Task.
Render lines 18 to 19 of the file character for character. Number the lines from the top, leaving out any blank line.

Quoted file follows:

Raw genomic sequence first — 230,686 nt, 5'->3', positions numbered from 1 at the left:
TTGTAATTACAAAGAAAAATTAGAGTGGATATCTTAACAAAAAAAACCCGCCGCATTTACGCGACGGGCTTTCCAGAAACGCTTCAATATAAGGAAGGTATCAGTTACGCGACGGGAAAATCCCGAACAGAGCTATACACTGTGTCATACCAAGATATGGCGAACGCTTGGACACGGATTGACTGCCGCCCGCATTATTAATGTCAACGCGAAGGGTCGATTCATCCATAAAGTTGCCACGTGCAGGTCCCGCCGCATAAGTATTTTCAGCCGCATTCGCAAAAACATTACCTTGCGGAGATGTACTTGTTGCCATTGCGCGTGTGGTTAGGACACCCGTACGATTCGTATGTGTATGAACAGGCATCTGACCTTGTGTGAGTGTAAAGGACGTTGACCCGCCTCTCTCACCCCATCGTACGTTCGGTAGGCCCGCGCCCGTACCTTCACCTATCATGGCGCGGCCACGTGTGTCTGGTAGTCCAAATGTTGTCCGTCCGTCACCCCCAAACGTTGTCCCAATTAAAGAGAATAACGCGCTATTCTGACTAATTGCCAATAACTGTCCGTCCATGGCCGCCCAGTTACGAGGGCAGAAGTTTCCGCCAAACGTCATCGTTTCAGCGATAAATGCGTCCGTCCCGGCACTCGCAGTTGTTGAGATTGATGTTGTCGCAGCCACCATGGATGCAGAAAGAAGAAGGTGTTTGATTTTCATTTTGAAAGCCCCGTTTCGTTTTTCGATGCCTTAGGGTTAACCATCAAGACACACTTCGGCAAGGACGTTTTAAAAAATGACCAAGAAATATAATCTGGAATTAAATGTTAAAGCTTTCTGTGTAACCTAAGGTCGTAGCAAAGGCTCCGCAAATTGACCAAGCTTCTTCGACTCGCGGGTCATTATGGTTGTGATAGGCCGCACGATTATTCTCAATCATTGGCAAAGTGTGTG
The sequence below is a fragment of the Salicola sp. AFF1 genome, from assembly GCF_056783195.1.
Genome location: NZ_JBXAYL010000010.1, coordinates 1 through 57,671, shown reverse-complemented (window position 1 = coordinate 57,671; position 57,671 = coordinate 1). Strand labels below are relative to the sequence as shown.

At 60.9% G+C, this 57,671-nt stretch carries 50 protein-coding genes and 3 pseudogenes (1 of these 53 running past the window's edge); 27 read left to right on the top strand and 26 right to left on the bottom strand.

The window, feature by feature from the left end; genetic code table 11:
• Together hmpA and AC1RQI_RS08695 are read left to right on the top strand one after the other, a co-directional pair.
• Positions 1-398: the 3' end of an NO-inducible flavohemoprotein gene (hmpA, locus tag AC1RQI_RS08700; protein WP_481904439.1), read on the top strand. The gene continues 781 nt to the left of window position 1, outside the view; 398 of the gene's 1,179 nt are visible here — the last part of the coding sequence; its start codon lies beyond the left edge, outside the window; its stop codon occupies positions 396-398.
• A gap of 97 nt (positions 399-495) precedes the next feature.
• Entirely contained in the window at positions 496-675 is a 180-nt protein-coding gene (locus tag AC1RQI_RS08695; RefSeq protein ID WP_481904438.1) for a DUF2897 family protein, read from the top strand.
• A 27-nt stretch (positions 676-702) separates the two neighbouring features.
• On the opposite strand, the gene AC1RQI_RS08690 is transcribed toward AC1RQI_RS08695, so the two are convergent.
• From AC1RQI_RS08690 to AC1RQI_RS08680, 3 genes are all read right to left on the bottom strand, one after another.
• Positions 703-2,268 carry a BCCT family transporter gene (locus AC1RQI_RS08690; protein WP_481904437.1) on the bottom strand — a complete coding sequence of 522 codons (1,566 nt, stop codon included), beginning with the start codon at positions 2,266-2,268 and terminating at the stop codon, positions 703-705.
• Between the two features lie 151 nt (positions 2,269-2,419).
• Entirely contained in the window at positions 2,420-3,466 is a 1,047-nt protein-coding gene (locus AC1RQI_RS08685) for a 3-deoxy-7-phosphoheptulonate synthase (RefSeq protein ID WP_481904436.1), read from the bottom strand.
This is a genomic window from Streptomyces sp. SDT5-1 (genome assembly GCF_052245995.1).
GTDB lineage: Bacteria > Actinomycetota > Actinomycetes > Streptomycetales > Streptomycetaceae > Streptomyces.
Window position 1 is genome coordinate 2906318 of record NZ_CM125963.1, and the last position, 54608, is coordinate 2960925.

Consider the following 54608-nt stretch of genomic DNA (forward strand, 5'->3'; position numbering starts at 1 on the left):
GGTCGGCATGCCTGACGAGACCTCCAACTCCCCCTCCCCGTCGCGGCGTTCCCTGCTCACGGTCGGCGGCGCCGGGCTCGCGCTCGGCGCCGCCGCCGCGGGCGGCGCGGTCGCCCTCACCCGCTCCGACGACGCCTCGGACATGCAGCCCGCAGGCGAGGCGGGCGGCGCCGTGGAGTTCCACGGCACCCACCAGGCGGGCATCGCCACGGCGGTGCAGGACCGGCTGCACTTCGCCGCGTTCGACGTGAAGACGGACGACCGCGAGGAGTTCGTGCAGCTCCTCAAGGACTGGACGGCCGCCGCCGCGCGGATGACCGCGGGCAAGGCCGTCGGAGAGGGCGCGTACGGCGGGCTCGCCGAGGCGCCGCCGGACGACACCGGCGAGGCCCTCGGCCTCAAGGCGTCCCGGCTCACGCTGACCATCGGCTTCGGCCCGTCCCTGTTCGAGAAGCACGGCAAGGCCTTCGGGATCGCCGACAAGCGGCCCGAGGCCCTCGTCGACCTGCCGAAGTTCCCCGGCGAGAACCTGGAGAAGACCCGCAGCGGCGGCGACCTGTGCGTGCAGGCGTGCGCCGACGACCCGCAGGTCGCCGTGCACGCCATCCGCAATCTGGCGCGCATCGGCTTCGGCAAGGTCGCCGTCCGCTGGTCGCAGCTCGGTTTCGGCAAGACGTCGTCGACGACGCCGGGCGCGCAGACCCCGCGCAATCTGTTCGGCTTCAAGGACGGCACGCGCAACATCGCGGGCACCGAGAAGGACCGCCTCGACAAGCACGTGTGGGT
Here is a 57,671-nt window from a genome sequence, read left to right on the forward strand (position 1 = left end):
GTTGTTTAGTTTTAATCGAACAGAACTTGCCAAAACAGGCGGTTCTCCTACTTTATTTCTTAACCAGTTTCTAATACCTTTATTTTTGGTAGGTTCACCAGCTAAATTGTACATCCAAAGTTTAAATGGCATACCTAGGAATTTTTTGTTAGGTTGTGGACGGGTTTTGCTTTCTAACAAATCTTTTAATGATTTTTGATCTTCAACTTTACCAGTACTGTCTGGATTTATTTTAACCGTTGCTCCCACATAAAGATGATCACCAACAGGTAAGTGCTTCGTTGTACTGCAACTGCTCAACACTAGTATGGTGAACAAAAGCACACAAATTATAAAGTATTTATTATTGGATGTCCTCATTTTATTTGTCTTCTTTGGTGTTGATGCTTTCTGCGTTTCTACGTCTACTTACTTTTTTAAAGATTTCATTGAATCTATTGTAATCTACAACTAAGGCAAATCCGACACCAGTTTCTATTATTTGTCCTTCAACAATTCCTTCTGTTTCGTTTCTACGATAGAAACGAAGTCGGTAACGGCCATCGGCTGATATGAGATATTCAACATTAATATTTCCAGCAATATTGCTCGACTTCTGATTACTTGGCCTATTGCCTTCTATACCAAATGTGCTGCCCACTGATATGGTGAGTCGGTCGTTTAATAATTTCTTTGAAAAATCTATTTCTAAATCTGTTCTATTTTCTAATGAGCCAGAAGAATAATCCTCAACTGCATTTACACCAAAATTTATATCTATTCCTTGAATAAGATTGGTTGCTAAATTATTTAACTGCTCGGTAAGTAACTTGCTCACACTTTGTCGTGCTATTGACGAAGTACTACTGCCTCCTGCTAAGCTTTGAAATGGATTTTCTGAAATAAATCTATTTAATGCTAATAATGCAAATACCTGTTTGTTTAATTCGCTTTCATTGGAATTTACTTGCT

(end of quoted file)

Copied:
GTDB lineage: Bacteria > Actinomycetota > Actinomycetes > Streptomycetales > Streptomycetaceae > Streptomyces.
Window position 1 is genome coordinate 2906318 of record NZ_CM125963.1, and the last position, 54608, is coordinate 2960925.